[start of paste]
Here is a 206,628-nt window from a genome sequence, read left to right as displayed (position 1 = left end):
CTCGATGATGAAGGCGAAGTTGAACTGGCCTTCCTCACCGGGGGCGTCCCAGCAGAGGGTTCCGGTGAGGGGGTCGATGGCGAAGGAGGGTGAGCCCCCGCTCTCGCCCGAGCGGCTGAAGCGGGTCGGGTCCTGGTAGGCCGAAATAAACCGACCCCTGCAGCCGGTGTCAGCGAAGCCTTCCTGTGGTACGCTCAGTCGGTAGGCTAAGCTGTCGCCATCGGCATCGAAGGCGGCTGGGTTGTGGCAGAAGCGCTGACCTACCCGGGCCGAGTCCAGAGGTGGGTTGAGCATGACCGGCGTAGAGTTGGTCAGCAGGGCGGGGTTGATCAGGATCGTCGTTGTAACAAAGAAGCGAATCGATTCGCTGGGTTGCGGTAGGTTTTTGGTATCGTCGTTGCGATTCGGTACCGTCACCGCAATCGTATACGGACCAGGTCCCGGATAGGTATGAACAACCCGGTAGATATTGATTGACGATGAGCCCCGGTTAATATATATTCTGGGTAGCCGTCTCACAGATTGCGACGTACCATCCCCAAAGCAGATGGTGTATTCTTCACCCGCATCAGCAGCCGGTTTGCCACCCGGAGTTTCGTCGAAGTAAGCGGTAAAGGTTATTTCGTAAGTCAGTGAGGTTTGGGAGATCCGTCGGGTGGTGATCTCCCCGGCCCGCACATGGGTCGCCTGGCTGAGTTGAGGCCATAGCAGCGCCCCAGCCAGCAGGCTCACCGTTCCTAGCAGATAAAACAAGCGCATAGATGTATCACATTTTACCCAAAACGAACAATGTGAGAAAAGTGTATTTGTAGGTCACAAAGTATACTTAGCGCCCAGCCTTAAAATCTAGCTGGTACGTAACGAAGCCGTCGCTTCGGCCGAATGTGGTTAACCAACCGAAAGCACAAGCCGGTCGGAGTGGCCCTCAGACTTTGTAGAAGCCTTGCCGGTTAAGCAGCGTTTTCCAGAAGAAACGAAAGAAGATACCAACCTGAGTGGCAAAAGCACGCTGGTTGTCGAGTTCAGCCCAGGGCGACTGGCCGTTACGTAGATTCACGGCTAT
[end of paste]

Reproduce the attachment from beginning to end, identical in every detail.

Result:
Here is a 206,628-nt window from a genome sequence, read left to right as displayed (position 1 = left end):
CTCGATGATGAAGGCGAAGTTGAACTGGCCTTCCTCACCGGGGGCGTCCCAGCAGAGGGTTCCGGTGAGGGGGTCGATGGCGAAGGAGGGTGAGCCCCCGCTCTCGCCCGAGCGGCTGAAGCGGGTCGGGTCCTGGTAGGCCGAAATAAACCGACCCCTGCAGCCGGTGTCAGCGAAGCCTTCCTGTGGTACGCTCAGTCGGTAGGCTAAGCTGTCGCCATCGGCATCGAAGGCGGCTGGGTTGTGGCAGAAGCGCTGACCTACCCGGGCCGAGTCCAGAGGTGGGTTGAGCATGACCGGCGTAGAGTTGGTCAGCAGGGCGGGGTTGATCAGGATCGTCGTTGTAACAAAGAAGCGAATCGATTCGCTGGGTTGCGGTAGGTTTTTGGTATCGTCGTTGCGATTCGGTACCGTCACCGCAATCGTATACGGACCAGGTCCCGGATAGGTATGAACAACCCGGTAGATATTGATTGACGATGAGCCCCGGTTAATATATATTCTGGGTAGCCGTCTCACAGATTGCGACGTACCATCCCCAAAGCAGATGGTGTATTCTTCACCCGCATCAGCAGCCGGTTTGCCACCCGGAGTTTCGTCGAAGTAAGCGGTAAAGGTTATTTCGTAAGTCAGTGAGGTTTGGGAGATCCGTCGGGTGGTGATCTCCCCGGCCCGCACATGGGTCGCCTGGCTGAGTTGAGGCCATAGCAGCGCCCCAGCCAGCAGGCTCACCGTTCCTAGCAGATAAAACAAGCGCATAGATGTATCACATTTTACCCAAAACGAACAATGTGAGAAAAGTGTATTTGTAGGTCACAAAGTATACTTAGCGCCCAGCCTTAAAATCTAGCTGGTACGTAACGAAGCCGTCGCTTCGGCCGAATGTGGTTAACCAACCGAAAGCACAAGCCGGTCGGAGTGGCCCTCAGACTTTGTAGAAGCCTTGCCGGTTAAGCAGCGTTTTCCAGAAGAAACGAAAGAAGATACCAACCTGAGTGGCAAAAGCACGCTGGTTGTCGAGTTCAGCCCAGGGCGACTGGCCGTTACGTAGATTCACGGCTAT